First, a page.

What's necessary to build bonds in the distributed workplace?
May 17, 2021

The abrupt #WFH experiment of 2020 took everyone by surprise. To make matters worse, we had to jump head-first into it without the right tools for team communication.

The result: Zoom fatigue, and work styles that started to feel transactional and isolating.

At Commons, we’re taking cues from concepts social psychology understand the best way to connect and coordinate in the distributed office.

What's necessary to build bonds?

According to psychological research, there are two things required to build trust and connect with others — at work and in social life: proximity and similarity.


People need to be near each other, over a long period of time, to enable frequent communication, especially unplanned, serendipitous interactions.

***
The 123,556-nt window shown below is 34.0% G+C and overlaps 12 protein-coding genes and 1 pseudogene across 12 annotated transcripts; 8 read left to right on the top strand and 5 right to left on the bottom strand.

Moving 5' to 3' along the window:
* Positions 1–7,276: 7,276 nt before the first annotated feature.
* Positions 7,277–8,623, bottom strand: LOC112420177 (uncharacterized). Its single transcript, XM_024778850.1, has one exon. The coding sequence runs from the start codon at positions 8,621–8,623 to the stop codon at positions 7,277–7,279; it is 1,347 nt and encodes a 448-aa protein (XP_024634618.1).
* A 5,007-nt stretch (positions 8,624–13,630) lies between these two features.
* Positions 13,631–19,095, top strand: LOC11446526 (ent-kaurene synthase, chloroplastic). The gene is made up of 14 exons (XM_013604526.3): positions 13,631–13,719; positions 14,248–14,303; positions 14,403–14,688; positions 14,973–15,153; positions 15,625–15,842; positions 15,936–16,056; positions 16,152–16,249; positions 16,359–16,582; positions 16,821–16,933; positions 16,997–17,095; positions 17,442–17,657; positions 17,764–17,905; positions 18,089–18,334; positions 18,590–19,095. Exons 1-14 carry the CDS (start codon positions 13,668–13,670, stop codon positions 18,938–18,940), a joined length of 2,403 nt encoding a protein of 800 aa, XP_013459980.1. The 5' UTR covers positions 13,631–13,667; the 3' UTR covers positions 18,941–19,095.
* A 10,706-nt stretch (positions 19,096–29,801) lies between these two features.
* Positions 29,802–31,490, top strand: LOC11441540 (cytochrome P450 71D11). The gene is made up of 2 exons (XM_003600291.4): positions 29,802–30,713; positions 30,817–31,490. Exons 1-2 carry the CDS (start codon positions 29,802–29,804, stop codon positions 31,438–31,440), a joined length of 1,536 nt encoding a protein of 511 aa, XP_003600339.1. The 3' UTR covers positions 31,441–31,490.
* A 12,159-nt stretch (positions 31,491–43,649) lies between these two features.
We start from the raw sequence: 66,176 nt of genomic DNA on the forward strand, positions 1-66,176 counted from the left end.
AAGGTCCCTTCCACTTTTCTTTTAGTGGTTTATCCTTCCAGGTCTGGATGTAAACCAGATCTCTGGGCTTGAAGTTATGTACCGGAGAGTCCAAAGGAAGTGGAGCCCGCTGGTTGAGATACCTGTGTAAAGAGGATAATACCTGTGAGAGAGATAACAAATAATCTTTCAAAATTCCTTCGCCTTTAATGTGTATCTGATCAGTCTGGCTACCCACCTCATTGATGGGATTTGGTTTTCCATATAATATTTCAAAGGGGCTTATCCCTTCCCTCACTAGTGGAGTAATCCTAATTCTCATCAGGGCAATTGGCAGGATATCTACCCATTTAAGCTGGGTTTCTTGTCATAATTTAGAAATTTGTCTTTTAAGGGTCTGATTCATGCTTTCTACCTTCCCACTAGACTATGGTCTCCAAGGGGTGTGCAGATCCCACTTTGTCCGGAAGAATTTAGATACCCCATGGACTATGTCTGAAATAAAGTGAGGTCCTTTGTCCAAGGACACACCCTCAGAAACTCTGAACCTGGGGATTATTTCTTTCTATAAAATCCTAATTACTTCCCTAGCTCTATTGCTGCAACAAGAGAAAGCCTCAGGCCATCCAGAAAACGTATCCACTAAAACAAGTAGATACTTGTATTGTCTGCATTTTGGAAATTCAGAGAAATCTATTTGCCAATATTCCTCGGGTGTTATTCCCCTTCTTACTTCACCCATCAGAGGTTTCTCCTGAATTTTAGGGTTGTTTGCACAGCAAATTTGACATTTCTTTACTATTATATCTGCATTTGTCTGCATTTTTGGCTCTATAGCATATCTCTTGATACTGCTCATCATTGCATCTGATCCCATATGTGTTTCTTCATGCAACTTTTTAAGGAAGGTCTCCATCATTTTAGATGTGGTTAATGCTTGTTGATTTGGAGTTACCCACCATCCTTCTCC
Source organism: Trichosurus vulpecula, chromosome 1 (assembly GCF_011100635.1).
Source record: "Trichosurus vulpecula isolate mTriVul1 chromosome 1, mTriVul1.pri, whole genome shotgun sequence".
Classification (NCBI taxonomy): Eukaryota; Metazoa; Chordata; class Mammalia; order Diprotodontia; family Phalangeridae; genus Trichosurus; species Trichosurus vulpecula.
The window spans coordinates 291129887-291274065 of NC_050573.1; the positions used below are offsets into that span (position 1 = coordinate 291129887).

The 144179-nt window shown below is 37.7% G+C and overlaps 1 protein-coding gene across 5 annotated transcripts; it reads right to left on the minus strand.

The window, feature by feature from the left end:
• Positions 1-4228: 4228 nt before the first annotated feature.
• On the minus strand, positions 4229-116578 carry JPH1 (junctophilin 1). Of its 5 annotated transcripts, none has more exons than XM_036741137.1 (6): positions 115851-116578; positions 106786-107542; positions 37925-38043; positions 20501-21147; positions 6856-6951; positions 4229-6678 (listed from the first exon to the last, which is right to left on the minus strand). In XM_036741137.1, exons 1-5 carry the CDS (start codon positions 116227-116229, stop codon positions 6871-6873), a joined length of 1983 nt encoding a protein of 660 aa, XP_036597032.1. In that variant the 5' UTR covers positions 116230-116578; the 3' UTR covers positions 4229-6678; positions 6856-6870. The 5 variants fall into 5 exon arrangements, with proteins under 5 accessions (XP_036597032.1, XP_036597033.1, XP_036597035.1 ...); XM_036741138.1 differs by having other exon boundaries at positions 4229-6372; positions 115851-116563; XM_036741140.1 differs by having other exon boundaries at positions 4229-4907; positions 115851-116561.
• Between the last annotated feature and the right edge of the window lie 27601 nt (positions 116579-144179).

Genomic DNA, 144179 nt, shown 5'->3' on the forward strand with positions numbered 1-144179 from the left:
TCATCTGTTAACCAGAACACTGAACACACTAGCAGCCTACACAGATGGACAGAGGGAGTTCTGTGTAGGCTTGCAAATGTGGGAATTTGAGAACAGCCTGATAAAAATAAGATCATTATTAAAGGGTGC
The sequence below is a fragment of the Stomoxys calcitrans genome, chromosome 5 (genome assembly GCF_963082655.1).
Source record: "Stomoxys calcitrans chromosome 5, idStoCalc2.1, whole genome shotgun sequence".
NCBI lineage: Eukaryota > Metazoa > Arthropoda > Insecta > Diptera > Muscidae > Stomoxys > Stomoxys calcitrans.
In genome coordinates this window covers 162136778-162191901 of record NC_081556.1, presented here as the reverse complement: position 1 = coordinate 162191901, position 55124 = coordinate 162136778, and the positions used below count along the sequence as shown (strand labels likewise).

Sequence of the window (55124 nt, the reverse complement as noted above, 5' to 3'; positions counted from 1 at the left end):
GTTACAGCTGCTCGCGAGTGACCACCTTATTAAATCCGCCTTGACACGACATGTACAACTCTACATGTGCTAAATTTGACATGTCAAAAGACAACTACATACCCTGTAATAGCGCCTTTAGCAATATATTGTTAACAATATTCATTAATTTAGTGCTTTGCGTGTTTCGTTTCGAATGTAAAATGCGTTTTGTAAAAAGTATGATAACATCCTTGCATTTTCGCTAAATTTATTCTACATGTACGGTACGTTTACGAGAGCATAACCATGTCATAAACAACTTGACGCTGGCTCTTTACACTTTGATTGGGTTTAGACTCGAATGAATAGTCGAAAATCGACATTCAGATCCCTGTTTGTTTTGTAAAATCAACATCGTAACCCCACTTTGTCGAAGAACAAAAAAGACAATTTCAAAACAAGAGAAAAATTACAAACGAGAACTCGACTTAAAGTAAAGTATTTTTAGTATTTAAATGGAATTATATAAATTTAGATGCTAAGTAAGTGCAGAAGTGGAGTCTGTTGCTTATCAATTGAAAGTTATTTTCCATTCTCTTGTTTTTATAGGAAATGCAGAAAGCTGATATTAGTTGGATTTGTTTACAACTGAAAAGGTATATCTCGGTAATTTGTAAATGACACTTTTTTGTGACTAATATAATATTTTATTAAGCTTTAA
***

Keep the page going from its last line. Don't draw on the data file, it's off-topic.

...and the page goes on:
A shared experience or background, such as being on the same team, or even same company, increases the sense of shared understanding among two individuals. In other words, if two people have something in common and frequent interaction, they’re more likely to develop a bond.

Of the two above factors, what’s missing most in today’s remote office is, obviously, proximity.

The tools that remote teams are using to replicate that feeling of being together simply don’t suffice.

At Commons, we believe that

feeling like you’re connected to your team is existential.

When you see and hear your team as if you’re in the same room — and at any given point, you can walk over and talk to them — you’re more likely to trust them and work better together.